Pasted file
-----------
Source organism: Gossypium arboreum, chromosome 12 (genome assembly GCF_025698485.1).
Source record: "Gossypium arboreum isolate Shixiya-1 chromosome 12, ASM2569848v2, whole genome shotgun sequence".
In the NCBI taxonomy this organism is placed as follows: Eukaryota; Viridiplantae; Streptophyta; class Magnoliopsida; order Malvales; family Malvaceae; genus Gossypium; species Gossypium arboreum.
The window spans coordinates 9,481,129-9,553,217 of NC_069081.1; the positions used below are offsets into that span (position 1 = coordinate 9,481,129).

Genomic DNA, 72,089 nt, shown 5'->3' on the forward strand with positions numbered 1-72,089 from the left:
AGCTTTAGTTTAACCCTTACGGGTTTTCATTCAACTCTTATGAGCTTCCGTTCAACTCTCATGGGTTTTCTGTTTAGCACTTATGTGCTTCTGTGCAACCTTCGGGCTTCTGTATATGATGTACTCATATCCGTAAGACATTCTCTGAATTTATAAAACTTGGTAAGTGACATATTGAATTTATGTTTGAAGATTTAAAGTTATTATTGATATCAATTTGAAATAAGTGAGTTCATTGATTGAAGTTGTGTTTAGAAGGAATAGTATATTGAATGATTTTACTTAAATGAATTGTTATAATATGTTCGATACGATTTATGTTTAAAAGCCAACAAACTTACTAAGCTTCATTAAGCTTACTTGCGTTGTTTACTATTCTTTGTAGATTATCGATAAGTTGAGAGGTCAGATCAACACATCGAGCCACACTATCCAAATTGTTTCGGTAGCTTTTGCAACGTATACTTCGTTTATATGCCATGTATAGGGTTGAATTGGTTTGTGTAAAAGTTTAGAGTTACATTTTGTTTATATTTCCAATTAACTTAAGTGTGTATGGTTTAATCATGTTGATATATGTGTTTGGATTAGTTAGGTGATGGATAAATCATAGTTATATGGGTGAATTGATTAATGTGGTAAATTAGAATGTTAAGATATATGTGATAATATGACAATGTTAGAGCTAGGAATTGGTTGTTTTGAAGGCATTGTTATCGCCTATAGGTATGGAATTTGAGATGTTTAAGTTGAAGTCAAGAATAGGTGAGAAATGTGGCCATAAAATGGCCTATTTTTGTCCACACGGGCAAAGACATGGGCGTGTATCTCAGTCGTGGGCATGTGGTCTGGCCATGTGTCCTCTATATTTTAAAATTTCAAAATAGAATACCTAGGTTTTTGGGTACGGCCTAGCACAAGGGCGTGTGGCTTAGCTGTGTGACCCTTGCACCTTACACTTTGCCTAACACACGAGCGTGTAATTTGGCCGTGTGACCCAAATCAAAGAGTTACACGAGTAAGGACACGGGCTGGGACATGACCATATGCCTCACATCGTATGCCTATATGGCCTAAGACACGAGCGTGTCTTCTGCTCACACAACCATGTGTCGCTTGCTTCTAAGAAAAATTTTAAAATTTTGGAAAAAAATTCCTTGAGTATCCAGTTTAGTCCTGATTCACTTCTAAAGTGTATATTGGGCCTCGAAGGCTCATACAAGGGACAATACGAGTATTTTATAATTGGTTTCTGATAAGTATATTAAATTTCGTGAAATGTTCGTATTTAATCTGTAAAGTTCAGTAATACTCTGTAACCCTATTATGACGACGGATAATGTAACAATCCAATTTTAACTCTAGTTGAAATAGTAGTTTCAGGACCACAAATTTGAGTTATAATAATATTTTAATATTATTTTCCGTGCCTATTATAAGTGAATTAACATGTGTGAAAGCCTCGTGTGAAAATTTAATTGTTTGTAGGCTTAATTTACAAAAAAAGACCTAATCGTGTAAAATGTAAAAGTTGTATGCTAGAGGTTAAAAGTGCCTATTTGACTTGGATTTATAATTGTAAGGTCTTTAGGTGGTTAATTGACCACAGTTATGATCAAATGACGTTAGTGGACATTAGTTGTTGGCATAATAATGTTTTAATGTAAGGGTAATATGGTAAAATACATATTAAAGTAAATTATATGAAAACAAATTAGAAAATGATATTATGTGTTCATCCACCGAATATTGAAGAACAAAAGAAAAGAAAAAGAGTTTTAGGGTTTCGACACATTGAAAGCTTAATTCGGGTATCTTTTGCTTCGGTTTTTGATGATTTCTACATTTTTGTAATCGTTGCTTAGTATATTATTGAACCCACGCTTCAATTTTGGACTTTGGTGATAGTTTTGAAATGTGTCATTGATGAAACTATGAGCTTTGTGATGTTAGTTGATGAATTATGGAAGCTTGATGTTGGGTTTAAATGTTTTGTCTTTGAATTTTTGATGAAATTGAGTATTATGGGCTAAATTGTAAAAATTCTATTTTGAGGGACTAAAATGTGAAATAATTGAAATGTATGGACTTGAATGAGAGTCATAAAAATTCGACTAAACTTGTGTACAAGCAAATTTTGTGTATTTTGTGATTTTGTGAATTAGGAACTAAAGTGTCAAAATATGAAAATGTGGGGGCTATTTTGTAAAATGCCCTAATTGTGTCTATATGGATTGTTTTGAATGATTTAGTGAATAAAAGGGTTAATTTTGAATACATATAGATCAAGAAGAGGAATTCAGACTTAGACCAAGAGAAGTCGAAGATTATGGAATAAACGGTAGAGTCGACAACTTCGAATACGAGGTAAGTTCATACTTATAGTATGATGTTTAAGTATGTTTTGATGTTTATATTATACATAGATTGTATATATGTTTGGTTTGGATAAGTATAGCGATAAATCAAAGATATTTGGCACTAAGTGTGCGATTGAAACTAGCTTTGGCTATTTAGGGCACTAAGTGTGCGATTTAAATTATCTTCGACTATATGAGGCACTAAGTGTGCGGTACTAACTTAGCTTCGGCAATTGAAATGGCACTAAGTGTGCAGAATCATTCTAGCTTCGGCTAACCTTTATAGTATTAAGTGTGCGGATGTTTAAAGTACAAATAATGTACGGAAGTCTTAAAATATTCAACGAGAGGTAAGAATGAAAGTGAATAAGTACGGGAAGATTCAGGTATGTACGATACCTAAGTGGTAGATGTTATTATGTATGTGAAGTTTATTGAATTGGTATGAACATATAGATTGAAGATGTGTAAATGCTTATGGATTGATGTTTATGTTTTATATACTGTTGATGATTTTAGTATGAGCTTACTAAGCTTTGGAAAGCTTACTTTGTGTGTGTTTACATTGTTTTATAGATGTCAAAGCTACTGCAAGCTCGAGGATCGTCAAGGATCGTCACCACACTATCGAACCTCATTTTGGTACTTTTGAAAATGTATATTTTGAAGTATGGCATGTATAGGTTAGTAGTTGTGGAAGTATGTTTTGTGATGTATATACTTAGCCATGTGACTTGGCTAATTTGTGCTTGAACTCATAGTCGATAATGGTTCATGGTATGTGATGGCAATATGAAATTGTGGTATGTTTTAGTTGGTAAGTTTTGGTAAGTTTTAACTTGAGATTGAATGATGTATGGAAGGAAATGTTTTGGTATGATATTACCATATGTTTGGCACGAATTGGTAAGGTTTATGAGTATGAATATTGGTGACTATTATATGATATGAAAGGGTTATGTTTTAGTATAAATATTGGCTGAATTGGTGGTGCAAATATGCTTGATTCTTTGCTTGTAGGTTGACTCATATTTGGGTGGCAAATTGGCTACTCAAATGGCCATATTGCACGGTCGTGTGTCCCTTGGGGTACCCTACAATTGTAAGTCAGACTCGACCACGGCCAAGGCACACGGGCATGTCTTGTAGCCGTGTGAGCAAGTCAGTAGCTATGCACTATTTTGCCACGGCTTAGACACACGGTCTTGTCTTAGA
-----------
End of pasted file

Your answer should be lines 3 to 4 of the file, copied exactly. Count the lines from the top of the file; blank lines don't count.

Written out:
In the NCBI taxonomy this organism is placed as follows: Eukaryota; Viridiplantae; Streptophyta; class Magnoliopsida; order Malvales; family Malvaceae; genus Gossypium; species Gossypium arboreum.
The window spans coordinates 9,481,129-9,553,217 of NC_069081.1; the positions used below are offsets into that span (position 1 = coordinate 9,481,129).